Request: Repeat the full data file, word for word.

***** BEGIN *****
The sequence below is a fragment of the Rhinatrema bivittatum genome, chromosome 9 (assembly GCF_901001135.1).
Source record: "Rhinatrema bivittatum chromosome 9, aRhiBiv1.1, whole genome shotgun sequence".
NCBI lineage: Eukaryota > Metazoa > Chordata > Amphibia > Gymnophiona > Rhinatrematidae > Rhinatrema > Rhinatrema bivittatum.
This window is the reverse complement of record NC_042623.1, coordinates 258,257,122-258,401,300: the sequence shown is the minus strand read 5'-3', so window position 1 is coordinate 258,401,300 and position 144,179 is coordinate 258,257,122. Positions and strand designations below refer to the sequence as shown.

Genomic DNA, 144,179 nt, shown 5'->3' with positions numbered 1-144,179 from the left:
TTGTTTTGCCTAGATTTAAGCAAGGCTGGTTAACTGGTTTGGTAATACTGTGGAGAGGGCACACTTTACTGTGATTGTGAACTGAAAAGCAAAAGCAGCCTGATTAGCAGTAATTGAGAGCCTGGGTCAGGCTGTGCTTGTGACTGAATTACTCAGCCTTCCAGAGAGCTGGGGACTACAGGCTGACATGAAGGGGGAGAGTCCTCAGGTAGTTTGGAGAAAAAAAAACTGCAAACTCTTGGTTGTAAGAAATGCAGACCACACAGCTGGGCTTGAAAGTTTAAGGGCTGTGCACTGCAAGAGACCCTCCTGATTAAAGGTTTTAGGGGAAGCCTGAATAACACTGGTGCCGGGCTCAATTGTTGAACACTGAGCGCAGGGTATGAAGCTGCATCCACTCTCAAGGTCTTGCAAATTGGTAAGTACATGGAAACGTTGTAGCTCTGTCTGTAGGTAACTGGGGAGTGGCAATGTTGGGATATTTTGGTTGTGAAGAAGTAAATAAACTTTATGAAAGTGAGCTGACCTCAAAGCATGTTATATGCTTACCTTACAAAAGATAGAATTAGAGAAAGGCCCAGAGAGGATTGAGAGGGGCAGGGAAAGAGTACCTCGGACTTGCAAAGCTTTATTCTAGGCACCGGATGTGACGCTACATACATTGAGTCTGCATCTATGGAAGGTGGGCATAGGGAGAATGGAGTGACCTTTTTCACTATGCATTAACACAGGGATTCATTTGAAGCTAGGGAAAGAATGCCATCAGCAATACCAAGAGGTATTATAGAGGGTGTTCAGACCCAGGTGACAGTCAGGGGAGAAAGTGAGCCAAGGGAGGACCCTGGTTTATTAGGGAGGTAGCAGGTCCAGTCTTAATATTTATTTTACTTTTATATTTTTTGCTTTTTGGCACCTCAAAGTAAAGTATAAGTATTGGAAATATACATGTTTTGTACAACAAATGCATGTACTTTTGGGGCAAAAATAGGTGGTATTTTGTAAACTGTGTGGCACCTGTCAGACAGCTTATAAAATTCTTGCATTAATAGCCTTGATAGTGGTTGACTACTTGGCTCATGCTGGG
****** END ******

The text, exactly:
The sequence below is a fragment of the Rhinatrema bivittatum genome, chromosome 9 (assembly GCF_901001135.1).
Source record: "Rhinatrema bivittatum chromosome 9, aRhiBiv1.1, whole genome shotgun sequence".
NCBI lineage: Eukaryota > Metazoa > Chordata > Amphibia > Gymnophiona > Rhinatrematidae > Rhinatrema > Rhinatrema bivittatum.
This window is the reverse complement of record NC_042623.1, coordinates 258,257,122-258,401,300: the sequence shown is the minus strand read 5'-3', so window position 1 is coordinate 258,401,300 and position 144,179 is coordinate 258,257,122. Positions and strand designations below refer to the sequence as shown.

Genomic DNA, 144,179 nt, shown 5'->3' with positions numbered 1-144,179 from the left:
TTGTTTTGCCTAGATTTAAGCAAGGCTGGTTAACTGGTTTGGTAATACTGTGGAGAGGGCACACTTTACTGTGATTGTGAACTGAAAAGCAAAAGCAGCCTGATTAGCAGTAATTGAGAGCCTGGGTCAGGCTGTGCTTGTGACTGAATTACTCAGCCTTCCAGAGAGCTGGGGACTACAGGCTGACATGAAGGGGGAGAGTCCTCAGGTAGTTTGGAGAAAAAAAAACTGCAAACTCTTGGTTGTAAGAAATGCAGACCACACAGCTGGGCTTGAAAGTTTAAGGGCTGTGCACTGCAAGAGACCCTCCTGATTAAAGGTTTTAGGGGAAGCCTGAATAACACTGGTGCCGGGCTCAATTGTTGAACACTGAGCGCAGGGTATGAAGCTGCATCCACTCTCAAGGTCTTGCAAATTGGTAAGTACATGGAAACGTTGTAGCTCTGTCTGTAGGTAACTGGGGAGTGGCAATGTTGGGATATTTTGGTTGTGAAGAAGTAAATAAACTTTATGAAAGTGAGCTGACCTCAAAGCATGTTATATGCTTACCTTACAAAAGATAGAATTAGAGAAAGGCCCAGAGAGGATTGAGAGGGGCAGGGAAAGAGTACCTCGGACTTGCAAAGCTTTATTCTAGGCACCGGATGTGACGCTACATACATTGAGTCTGCATCTATGGAAGGTGGGCATAGGGAGAATGGAGTGACCTTTTTCACTATGCATTAACACAGGGATTCATTTGAAGCTAGGGAAAGAATGCCATCAGCAATACCAAGAGGTATTATAGAGGGTGTTCAGACCCAGGTGACAGTCAGGGGAGAAAGTGAGCCAAGGGAGGACCCTGGTTTATTAGGGAGGTAGCAGGTCCAGTCTTAATATTTATTTTACTTTTATATTTTTTGCTTTTTGGCACCTCAAAGTAAAGTATAAGTATTGGAAATATACATGTTTTGTACAACAAATGCATGTACTTTTGGGGCAAAAATAGGTGGTATTTTGTAAACTGTGTGGCACCTGTCAGACAGCTTATAAAATTCTTGCATTAATAGCCTTGATAGTGGTTGACTACTTGGCTCATGCTGGG